A transformer is an electrical device that changes or converts the voltage level between two circuits. In the process, the current level is also converted. However, the power transferred between the circuits remains unchanged except for the generally small losses that occur in the process.

This transfer occurs only when alternating (a.c.) or transient electrical conditions are present. The operation of the transformer is based on the principle of induction discovered by Faraday in 1831. He discovered that when a changing magnetic flux connects a circuit, a voltage or electromotive force (emf) is induced in the circuit.

The voltage induced is proportional to the number of turns connected by the changing magnetic flux. Therefore, if two circuits are connected by a common magnetic flux and the number of turns connected in the two circuits is different, the induced voltage will also be different. This situation is illustrated in Figure1.1, which shows the iron core carrying the common magnetic flux. Since the coupling windings N1and N2 are different, the induced voltages V1and V2 are different.

**About the Book**

After these books were written, transformer design changed dramatically. Newer and better materials became available for core and winding construction. Powerful computers have made it possible to create more detailed models of the electrical, mechanical, and thermal behavior of transformers than ever before. While many of these modern approaches to design and construction are scattered throughout the literature, there is a need to make this information available in a single source, both as a reference for designers and power engineers and as a starting point for students and novices.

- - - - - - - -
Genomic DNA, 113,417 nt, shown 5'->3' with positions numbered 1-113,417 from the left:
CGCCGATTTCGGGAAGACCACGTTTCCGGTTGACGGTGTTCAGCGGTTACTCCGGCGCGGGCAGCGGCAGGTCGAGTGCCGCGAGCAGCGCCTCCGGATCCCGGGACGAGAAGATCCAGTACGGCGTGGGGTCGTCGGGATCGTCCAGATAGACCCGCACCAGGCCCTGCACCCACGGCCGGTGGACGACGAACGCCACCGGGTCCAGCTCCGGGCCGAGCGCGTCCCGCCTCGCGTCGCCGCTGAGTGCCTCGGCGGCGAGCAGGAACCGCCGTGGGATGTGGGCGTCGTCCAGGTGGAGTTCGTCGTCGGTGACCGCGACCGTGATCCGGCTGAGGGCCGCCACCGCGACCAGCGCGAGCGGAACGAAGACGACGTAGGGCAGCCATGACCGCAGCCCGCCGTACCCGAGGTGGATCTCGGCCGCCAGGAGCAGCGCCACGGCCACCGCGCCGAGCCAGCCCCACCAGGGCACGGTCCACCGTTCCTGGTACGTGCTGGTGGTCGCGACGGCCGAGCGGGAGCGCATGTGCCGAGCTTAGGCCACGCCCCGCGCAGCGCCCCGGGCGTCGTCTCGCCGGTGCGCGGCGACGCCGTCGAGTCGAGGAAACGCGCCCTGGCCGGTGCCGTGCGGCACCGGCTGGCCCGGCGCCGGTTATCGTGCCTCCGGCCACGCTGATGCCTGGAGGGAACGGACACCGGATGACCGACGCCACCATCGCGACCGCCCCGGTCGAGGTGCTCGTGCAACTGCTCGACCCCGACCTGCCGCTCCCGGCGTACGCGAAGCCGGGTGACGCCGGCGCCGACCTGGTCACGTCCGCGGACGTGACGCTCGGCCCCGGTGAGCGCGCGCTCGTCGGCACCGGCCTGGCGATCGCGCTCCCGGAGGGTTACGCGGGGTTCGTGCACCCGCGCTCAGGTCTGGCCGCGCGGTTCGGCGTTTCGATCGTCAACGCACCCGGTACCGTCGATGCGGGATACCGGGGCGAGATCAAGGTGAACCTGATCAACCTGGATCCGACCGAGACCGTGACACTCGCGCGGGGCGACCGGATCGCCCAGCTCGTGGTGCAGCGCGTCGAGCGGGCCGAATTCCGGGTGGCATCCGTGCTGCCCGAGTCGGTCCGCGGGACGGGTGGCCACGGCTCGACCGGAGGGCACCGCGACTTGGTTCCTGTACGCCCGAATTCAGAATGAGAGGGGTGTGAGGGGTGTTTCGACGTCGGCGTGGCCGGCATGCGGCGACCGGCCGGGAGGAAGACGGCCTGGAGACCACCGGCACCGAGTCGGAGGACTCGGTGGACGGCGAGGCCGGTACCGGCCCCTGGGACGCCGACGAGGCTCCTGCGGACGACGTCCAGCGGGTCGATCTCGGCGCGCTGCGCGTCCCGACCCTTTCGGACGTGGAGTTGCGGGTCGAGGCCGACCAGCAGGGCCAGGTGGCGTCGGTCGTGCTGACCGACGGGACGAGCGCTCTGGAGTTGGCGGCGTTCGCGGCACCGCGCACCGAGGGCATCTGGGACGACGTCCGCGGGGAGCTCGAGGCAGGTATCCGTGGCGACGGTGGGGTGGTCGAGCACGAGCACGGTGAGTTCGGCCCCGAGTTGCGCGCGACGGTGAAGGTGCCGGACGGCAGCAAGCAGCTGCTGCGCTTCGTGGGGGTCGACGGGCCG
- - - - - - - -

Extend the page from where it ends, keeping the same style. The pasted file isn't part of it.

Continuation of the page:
It is hoped that this book will serve both purposes. As a text for beginners, it emphasizes the physical fundamentals of transformer operation. It also discusses the physical effects resulting from various fault conditions and their impact on design. Physical principles and mathematical techniques are presented in a reasonably self-contained manner, although there are references to additional material. For professionals such as power and transformer design engineers, detailed models are presented that focus on various aspects of transformers in normal or abnormal conditions.

Cost minimization techniques are also presented as a starting point for most designs. Although this book deals primarily with power transformers, many of the physical principles and mathematical modeling techniques described are equally applicable to other types of transformers.

The book attempts to be as general as possible so that designers and users of other transformers will have little difficulty in applying many of the book’s results to their designs. The emphasis on the fundamentals should facilitate this process and facilitate the development of new, more powerful design tools in the future.

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